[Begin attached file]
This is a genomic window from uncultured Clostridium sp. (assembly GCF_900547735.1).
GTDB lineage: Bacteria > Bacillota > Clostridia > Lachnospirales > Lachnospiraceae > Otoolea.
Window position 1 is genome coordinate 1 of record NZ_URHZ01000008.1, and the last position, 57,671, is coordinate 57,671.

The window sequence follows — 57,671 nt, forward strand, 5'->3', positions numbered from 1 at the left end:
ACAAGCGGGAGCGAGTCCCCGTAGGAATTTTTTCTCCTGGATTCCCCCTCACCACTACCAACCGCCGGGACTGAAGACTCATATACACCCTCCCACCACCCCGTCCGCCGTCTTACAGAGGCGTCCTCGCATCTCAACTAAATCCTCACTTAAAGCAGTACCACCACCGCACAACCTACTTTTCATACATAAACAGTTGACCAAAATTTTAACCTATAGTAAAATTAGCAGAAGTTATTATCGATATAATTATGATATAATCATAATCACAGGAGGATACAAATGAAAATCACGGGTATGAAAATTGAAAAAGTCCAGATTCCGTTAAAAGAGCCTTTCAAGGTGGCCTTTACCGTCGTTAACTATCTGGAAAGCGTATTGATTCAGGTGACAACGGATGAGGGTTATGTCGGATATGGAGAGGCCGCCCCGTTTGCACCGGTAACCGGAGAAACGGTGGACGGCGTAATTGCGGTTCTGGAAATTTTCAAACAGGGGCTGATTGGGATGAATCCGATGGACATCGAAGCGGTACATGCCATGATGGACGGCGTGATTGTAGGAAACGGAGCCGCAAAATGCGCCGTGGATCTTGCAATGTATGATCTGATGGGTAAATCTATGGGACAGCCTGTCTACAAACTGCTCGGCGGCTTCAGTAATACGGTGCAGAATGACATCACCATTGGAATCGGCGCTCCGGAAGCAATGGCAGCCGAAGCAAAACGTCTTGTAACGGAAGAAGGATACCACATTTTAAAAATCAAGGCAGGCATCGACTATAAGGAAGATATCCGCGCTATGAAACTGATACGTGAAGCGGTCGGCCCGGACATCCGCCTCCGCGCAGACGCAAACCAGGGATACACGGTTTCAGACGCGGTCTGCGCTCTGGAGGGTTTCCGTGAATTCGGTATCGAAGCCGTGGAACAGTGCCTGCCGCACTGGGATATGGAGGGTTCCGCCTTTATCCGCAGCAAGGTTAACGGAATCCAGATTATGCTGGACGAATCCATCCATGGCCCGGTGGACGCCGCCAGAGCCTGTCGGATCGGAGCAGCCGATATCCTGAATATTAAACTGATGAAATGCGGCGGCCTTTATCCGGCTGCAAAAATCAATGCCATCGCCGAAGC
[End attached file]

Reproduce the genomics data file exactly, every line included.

This is a genomic window from uncultured Clostridium sp. (assembly GCF_900547735.1).
GTDB lineage: Bacteria > Bacillota > Clostridia > Lachnospirales > Lachnospiraceae > Otoolea.
Window position 1 is genome coordinate 1 of record NZ_URHZ01000008.1, and the last position, 57,671, is coordinate 57,671.

The window sequence follows — 57,671 nt, forward strand, 5'->3', positions numbered from 1 at the left end:
ACAAGCGGGAGCGAGTCCCCGTAGGAATTTTTTCTCCTGGATTCCCCCTCACCACTACCAACCGCCGGGACTGAAGACTCATATACACCCTCCCACCACCCCGTCCGCCGTCTTACAGAGGCGTCCTCGCATCTCAACTAAATCCTCACTTAAAGCAGTACCACCACCGCACAACCTACTTTTCATACATAAACAGTTGACCAAAATTTTAACCTATAGTAAAATTAGCAGAAGTTATTATCGATATAATTATGATATAATCATAATCACAGGAGGATACAAATGAAAATCACGGGTATGAAAATTGAAAAAGTCCAGATTCCGTTAAAAGAGCCTTTCAAGGTGGCCTTTACCGTCGTTAACTATCTGGAAAGCGTATTGATTCAGGTGACAACGGATGAGGGTTATGTCGGATATGGAGAGGCCGCCCCGTTTGCACCGGTAACCGGAGAAACGGTGGACGGCGTAATTGCGGTTCTGGAAATTTTCAAACAGGGGCTGATTGGGATGAATCCGATGGACATCGAAGCGGTACATGCCATGATGGACGGCGTGATTGTAGGAAACGGAGCCGCAAAATGCGCCGTGGATCTTGCAATGTATGATCTGATGGGTAAATCTATGGGACAGCCTGTCTACAAACTGCTCGGCGGCTTCAGTAATACGGTGCAGAATGACATCACCATTGGAATCGGCGCTCCGGAAGCAATGGCAGCCGAAGCAAAACGTCTTGTAACGGAAGAAGGATACCACATTTTAAAAATCAAGGCAGGCATCGACTATAAGGAAGATATCCGCGCTATGAAACTGATACGTGAAGCGGTCGGCCCGGACATCCGCCTCCGCGCAGACGCAAACCAGGGATACACGGTTTCAGACGCGGTCTGCGCTCTGGAGGGTTTCCGTGAATTCGGTATCGAAGCCGTGGAACAGTGCCTGCCGCACTGGGATATGGAGGGTTCCGCCTTTATCCGCAGCAAGGTTAACGGAATCCAGATTATGCTGGACGAATCCATCCATGGCCCGGTGGACGCCGCCAGAGCCTGTCGGATCGGAGCAGCCGATATCCTGAATATTAAACTGATGAAATGCGGCGGCCTTTATCCGGCTGCAAAAATCAATGCCATCGCCGAAGC